3. Southern Illinois: Mother Nature’s Boys: How much of a mess is the entire upper Midwest right now? Southern Illinois spent the night on I-57 in Illinois stranded on its team bus. Also, it was 50 below in Minnesota. That’s how messy.
STAT OF THE WEEK: Colorado was so good in its 100-91 win over Oregon on Sunday -- the first loss of the Ducks’ season, by the way -- that the Buffaloes turned the ball over on nearly 22 percent of their possessions and still scored 100 points on 75 possessions. They shot 57 percent from the field, 42 percent from 3 and went 33-of-36 from the free throw line. They scored 56 points in the second half. Forget it: This entire box score is your stat of the week.
THE GAMES YOU NEED TO SEE
Tuesday: Ohio State at Michigan State, 9 p.m. ET, ESPN: January is kind of the worst for a whole lot of reasons (again: 50 degrees below zero!); college basketball is not one of them. This is a massive game, the Big Ten’s two clear favorites squaring off in the Breslin Center, made more so by the fact that it feels like the first calling-card conference road game of the season. I love January.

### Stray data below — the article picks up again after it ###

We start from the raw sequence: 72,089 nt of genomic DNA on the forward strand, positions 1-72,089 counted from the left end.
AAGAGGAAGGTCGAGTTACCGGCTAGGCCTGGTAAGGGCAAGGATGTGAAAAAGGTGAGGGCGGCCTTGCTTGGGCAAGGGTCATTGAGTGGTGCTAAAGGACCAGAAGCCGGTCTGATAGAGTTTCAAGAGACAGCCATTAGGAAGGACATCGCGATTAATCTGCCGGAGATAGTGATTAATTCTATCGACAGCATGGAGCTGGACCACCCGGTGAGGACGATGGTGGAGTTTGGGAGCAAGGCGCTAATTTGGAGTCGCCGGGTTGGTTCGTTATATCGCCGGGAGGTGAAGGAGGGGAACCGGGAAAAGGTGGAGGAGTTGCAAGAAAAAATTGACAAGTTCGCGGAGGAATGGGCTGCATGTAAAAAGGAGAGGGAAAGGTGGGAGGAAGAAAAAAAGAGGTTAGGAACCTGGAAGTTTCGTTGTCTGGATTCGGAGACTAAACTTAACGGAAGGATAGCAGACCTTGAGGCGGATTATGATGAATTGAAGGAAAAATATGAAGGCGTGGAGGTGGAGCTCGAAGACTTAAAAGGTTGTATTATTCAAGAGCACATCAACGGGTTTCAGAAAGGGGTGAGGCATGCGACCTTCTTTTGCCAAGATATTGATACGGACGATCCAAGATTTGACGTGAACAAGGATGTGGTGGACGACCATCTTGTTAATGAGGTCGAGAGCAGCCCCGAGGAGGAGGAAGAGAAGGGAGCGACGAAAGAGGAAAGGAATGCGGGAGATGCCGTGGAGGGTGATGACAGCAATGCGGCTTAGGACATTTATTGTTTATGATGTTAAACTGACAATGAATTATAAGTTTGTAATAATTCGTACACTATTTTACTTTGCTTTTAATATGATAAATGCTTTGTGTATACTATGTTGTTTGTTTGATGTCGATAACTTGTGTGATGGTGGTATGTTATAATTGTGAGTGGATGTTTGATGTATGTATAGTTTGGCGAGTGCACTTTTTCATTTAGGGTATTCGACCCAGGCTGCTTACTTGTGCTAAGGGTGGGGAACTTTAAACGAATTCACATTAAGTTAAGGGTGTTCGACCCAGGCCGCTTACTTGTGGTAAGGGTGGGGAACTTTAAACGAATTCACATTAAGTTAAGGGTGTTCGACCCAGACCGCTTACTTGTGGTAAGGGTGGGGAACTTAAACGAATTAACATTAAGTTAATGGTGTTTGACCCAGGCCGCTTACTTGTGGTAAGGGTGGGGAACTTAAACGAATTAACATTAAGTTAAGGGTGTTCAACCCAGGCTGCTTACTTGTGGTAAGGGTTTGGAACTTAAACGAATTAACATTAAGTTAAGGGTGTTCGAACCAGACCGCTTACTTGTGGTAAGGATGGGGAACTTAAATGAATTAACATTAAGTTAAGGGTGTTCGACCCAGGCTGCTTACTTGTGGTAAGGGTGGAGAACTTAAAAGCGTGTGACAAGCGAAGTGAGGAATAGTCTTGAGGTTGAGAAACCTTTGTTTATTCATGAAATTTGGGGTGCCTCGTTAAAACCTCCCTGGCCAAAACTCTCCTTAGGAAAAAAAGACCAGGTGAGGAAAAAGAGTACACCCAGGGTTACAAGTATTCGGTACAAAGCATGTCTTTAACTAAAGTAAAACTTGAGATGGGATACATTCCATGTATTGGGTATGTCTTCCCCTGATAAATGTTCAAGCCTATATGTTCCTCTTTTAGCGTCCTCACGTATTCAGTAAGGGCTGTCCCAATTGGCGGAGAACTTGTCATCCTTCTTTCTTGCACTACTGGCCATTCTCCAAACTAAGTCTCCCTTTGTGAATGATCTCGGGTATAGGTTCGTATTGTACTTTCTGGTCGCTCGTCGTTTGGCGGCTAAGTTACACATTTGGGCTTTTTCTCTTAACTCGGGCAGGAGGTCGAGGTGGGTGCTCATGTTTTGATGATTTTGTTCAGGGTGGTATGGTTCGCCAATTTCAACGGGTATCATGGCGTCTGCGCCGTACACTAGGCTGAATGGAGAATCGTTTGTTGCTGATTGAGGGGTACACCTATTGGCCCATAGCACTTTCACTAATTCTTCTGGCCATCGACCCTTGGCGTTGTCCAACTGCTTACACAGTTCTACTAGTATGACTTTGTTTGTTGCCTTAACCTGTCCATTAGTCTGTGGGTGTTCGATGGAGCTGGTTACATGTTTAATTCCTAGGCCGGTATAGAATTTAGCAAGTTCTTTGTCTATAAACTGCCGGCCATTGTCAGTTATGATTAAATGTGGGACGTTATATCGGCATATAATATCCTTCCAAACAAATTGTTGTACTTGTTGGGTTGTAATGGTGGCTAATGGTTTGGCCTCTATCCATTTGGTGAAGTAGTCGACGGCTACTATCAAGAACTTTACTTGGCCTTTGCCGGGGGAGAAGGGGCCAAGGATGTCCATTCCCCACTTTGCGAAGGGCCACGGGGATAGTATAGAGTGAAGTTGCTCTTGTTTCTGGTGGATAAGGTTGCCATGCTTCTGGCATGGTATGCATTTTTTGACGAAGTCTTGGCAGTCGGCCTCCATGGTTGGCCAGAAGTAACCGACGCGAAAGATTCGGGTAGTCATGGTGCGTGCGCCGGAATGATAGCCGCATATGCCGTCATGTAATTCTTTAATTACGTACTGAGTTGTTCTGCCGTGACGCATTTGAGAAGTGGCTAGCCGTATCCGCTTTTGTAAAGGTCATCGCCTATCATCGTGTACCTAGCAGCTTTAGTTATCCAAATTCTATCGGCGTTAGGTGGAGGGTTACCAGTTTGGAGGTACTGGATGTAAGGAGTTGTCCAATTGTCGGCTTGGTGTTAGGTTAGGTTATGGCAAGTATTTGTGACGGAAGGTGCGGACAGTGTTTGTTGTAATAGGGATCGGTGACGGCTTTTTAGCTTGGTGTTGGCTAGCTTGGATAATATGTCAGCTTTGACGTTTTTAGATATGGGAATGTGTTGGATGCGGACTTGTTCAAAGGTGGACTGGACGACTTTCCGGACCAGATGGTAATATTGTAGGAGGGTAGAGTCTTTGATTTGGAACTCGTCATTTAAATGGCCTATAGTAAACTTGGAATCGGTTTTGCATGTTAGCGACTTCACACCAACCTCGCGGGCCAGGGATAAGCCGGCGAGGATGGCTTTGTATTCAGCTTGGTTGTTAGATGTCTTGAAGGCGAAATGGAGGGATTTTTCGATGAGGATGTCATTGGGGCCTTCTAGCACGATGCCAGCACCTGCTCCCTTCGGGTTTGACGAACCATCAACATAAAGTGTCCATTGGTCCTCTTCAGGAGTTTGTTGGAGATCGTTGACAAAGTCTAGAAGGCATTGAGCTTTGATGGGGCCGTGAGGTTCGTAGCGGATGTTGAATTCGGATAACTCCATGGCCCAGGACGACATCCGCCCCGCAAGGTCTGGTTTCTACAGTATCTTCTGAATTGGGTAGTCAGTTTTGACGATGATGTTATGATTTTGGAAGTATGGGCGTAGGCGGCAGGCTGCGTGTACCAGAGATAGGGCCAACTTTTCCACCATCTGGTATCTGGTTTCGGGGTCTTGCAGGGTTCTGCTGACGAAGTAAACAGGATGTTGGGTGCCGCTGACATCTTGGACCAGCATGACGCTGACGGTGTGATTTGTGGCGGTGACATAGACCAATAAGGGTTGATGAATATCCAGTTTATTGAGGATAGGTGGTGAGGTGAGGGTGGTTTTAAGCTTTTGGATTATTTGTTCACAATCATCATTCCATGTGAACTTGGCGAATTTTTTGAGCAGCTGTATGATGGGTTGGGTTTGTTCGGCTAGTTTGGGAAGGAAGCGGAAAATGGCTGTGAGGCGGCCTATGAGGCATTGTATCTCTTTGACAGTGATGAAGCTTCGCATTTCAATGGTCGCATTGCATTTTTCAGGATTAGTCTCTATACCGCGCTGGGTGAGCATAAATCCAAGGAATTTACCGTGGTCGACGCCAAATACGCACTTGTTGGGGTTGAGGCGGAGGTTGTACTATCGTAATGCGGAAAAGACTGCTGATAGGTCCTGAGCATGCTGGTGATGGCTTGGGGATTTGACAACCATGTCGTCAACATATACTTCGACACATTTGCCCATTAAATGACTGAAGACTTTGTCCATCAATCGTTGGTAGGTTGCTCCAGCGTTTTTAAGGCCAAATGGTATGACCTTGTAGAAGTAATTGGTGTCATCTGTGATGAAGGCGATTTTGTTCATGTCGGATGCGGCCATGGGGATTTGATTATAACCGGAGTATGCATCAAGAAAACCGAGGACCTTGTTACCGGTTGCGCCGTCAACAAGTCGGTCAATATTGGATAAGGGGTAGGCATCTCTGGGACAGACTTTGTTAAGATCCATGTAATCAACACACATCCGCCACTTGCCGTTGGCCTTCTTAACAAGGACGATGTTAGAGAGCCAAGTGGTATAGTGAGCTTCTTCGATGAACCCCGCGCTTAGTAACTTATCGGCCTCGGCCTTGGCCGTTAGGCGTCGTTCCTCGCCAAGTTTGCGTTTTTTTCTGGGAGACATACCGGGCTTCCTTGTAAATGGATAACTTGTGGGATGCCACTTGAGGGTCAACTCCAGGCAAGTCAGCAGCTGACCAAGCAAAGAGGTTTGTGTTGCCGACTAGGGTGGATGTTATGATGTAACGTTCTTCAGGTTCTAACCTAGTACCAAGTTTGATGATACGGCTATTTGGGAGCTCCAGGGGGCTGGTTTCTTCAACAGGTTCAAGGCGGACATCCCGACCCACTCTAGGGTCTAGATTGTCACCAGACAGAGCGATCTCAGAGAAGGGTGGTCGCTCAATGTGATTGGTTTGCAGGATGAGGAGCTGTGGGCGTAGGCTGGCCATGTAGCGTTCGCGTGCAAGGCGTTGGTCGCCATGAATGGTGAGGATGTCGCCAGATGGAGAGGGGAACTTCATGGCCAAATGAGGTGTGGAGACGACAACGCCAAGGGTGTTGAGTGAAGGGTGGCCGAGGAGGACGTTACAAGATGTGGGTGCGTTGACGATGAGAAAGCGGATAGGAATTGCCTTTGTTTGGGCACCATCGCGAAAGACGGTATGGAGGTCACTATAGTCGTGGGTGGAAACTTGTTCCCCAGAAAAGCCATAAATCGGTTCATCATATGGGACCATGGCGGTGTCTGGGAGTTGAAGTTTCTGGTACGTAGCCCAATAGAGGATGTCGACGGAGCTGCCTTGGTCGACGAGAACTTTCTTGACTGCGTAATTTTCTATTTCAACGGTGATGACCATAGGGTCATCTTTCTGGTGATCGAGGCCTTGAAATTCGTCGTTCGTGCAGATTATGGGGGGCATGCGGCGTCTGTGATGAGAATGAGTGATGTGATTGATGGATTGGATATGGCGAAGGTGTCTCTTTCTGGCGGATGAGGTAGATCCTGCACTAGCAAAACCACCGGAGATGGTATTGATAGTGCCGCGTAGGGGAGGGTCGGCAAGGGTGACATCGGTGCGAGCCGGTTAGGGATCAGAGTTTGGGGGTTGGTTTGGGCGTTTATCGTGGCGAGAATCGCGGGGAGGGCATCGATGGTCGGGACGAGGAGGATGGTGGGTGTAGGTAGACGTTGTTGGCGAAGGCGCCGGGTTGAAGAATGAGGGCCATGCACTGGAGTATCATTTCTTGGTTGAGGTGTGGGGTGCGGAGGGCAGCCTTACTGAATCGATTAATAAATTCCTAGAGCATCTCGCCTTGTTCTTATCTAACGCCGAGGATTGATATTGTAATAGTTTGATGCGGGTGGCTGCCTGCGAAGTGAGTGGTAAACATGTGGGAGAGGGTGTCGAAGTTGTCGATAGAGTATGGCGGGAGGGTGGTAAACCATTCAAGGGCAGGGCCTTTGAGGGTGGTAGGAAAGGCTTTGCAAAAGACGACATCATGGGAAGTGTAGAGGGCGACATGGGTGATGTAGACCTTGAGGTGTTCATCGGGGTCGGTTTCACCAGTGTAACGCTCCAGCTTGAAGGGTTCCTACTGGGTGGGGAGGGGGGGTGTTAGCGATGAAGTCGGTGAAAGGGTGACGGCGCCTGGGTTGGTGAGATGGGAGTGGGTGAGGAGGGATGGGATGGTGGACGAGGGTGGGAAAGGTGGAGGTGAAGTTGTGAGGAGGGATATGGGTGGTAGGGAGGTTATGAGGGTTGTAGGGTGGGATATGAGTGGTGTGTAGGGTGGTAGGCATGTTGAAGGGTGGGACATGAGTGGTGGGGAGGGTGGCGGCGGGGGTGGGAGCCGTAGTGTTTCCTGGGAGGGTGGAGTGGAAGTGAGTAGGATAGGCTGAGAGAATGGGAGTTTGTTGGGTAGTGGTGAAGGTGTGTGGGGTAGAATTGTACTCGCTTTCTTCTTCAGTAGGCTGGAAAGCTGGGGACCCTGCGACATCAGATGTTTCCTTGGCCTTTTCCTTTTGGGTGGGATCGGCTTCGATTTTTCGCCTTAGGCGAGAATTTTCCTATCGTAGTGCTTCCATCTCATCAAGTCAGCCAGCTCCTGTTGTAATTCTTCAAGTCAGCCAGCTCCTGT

Baylor at Iowa State, 7 p.m. ET, ESPN: For all of Baylor’s lanky, NBA-bound talent, the Bears actually play shockingly methodical basketball -- through Sunday they averaged 63.3 possessions per game, 339th in the country. Iowa State, on the other hand, likes to churn possessions as quickly as any team in the country. The stylistic matchup here is good in and of itself; when you throw in the talent and a Big 12 up for grabs, it’s a no-brainer.
Thursday: Memphis at Louisville, 7 p.m. ET, ESPN: An old C-USA rivalry from when the C-USA was still a thing. Let’s hope these two pick things back up next season, when Louisville is a member of the ACC. In the meantime, Louisville fans are still smarting from that loss at Kentucky, while Memphis was outclassed by Cincinnati on its own floor Saturday afternoon. Both have much to prove.
Arizona at UCLA, 9 p.m. ET, ESPN: The Bruins have shown zero signs that they can put together a 40-minute defensive effort good enough to stop the best team in the country. But Kyle Anderson and Jordan Adams are playing thrilling offensive basketball, and if the Bruins can get hot on their own end, the smattering of fans in the Pauley Pavilion might actually, like, applaud or something.
Saturday: North Carolina at Syracuse, noon ET, ESPN: Can someone explain the North Carolina Tar Heels? No? OK. For now, just know that they’ve beaten Louisville on a neutral court and Michigan State in East Lansing and, as of Sunday, lost to UAB, Belmont, Texas and Wake Forest. So obviously they could win at Syracuse.
PHOTO OF THE WEEK